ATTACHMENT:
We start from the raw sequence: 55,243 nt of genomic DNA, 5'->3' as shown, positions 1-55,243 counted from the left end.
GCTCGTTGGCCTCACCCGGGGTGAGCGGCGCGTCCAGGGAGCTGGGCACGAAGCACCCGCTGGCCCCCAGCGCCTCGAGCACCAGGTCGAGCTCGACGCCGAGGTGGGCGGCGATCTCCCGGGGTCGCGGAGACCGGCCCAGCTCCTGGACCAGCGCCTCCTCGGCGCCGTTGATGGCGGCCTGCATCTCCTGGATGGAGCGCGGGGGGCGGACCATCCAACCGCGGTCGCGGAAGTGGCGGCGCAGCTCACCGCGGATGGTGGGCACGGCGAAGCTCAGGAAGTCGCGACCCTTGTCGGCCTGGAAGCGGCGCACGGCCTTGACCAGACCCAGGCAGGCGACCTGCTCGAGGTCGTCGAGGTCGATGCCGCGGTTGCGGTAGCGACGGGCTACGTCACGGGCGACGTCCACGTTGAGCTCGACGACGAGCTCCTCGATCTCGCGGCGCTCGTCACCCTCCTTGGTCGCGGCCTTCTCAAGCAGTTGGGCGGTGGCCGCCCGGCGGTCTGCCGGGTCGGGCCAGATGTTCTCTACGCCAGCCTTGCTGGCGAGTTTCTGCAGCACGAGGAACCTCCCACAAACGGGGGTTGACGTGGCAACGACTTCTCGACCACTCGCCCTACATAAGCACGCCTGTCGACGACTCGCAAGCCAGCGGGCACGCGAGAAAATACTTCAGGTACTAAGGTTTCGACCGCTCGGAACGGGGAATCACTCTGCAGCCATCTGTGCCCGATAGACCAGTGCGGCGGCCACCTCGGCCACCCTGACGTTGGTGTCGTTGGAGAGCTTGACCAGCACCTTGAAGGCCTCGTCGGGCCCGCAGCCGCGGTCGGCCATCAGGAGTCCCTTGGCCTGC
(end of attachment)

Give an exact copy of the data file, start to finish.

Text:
We start from the raw sequence: 55,243 nt of genomic DNA, 5'->3' as shown, positions 1-55,243 counted from the left end.
GCTCGTTGGCCTCACCCGGGGTGAGCGGCGCGTCCAGGGAGCTGGGCACGAAGCACCCGCTGGCCCCCAGCGCCTCGAGCACCAGGTCGAGCTCGACGCCGAGGTGGGCGGCGATCTCCCGGGGTCGCGGAGACCGGCCCAGCTCCTGGACCAGCGCCTCCTCGGCGCCGTTGATGGCGGCCTGCATCTCCTGGATGGAGCGCGGGGGGCGGACCATCCAACCGCGGTCGCGGAAGTGGCGGCGCAGCTCACCGCGGATGGTGGGCACGGCGAAGCTCAGGAAGTCGCGACCCTTGTCGGCCTGGAAGCGGCGCACGGCCTTGACCAGACCCAGGCAGGCGACCTGCTCGAGGTCGTCGAGGTCGATGCCGCGGTTGCGGTAGCGACGGGCTACGTCACGGGCGACGTCCACGTTGAGCTCGACGACGAGCTCCTCGATCTCGCGGCGCTCGTCACCCTCCTTGGTCGCGGCCTTCTCAAGCAGTTGGGCGGTGGCCGCCCGGCGGTCTGCCGGGTCGGGCCAGATGTTCTCTACGCCAGCCTTGCTGGCGAGTTTCTGCAGCACGAGGAACCTCCCACAAACGGGGGTTGACGTGGCAACGACTTCTCGACCACTCGCCCTACATAAGCACGCCTGTCGACGACTCGCAAGCCAGCGGGCACGCGAGAAAATACTTCAGGTACTAAGGTTTCGACCGCTCGGAACGGGGAATCACTCTGCAGCCATCTGTGCCCGATAGACCAGTGCGGCGGCCACCTCGGCCACCCTGACGTTGGTGTCGTTGGAGAGCTTGACCAGCACCTTGAAGGCCTCGTCGGGCCCGCAGCCGCGGTCGGCCATCAGGAGTCCCTTGGCCTGC